Nina Persson is equal parts cat and chameleon, Tinkerbell and Pippi Longstocking. The Swedish singer of The Cardigans and solo artist in her own right does not take life for granted; rather, it is something she intends to guide in precisely the direction she wants.

Portraying another human being comes with a responsibility. So much is at stake. You are given a bunch of screws and nuts, but you need to decide for yourself how to use them. It is the same thing if your tool is a piece of clay or a paintbrush, a camera or a pen. Anybody can snap a photo or describe what people look like. But if you are going to capture the essence of a person, you really need to get close to somebody you may never have met before, and that is a different matter altogether. And what do you do if you are met with reservations and a ‘no trespassing’ attitude?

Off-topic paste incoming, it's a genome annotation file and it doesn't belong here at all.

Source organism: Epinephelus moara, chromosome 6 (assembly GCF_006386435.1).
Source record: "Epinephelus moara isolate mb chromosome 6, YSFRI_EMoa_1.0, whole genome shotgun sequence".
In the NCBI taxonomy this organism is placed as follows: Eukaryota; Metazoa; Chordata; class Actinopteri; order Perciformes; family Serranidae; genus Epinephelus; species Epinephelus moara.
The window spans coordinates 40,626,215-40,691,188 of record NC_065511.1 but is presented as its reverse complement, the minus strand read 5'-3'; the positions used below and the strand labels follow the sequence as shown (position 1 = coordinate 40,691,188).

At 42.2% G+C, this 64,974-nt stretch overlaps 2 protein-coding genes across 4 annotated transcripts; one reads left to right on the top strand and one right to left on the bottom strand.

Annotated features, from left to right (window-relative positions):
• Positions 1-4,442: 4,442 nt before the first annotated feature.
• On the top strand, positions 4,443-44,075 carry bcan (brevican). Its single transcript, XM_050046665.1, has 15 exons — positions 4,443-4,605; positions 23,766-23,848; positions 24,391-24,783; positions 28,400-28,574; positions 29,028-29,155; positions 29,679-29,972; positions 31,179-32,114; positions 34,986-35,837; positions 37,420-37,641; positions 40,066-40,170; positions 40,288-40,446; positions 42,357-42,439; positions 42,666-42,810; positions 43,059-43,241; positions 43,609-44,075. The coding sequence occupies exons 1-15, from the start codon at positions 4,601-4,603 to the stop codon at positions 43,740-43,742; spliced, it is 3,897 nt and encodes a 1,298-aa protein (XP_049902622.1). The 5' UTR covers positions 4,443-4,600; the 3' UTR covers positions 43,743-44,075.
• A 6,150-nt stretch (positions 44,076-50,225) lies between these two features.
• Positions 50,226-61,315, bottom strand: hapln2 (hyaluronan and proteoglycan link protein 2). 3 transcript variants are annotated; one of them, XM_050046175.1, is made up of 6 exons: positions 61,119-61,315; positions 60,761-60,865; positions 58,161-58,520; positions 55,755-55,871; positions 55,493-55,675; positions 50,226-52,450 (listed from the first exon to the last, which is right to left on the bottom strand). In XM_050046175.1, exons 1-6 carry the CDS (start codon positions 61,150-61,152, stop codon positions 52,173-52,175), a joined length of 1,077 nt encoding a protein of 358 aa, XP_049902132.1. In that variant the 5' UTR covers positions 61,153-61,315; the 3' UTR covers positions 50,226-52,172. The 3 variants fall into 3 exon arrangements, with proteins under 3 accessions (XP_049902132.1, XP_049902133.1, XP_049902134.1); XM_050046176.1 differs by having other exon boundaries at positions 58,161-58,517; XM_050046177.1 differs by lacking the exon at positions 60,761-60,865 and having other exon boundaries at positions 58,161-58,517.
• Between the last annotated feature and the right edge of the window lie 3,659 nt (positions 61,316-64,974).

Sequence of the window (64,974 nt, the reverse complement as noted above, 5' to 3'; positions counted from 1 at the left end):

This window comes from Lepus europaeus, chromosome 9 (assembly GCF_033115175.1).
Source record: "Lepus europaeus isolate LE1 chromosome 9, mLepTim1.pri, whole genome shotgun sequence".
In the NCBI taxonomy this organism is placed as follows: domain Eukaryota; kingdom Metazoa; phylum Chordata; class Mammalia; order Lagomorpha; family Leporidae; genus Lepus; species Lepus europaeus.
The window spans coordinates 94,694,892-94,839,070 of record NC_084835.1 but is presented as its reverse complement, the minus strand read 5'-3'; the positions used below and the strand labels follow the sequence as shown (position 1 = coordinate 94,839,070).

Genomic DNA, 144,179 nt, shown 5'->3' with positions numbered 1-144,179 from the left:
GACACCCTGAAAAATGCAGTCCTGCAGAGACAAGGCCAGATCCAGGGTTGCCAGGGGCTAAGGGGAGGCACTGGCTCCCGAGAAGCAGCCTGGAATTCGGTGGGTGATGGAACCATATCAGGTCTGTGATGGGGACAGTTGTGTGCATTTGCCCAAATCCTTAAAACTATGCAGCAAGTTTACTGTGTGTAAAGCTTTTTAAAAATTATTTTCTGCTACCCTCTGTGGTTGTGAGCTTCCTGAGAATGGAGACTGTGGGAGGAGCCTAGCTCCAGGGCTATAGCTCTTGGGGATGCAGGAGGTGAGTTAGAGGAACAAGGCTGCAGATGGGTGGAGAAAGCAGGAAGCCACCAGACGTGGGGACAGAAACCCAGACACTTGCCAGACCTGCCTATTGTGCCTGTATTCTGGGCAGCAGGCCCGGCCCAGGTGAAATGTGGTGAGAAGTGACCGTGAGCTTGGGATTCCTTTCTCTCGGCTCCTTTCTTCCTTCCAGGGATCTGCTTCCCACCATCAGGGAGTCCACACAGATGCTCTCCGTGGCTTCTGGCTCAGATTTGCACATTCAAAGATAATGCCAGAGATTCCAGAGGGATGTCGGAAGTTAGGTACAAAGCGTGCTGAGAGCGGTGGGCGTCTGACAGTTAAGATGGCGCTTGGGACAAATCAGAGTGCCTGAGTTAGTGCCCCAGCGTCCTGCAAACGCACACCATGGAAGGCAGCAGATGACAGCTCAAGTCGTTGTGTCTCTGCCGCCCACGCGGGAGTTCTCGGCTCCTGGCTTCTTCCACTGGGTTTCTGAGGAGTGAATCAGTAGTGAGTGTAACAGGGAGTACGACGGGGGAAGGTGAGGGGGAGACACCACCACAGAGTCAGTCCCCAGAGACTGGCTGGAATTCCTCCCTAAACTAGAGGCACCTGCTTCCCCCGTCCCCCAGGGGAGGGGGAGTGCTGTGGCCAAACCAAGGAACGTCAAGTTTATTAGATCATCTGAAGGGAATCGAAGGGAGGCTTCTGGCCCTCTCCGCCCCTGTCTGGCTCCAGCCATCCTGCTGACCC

That is the subject of the conversation in the car. A pale yellow Volvo estate car rather advanced in years. Little stickers of pink fantasy animals are stuck on the window. Photographer Petra Bindel sits in the front seat. It is her car, and in the boot is her camera. She has known Nina Persson for close to 20 years – they were both part of Malmö’s creative circles in the 1990s, and even though Nina travelled a lot and eventually left Sweden, they kept in touch. Petra still lives in Malmö, in a house where their mutual friend Emma, who by the way is married to Bengt from The Cardigans, also lives with her family – and where Nina has just purchased a flat that she is in the process of renovating. Tomorrow she flies back to her husband Nathan and their four-year-old son Nils in Harlem, New York, and in a couple of weeks the family gets on the plane in the opposite direction. Home to Sweden.

Nina Persson grips a red can of Coca Cola Zero firmly with her long fingers. She feels safe with Petra, she says and sips from the can. We are sitting in the backseat, her and me. Between us is her bag. It has leather fringes that look like a fence. We have just left the first location of the day, where Petra placed her on a thick branch: “Arch your back, lift your chin, look up, look down.”

Continue reading in Oak volume Four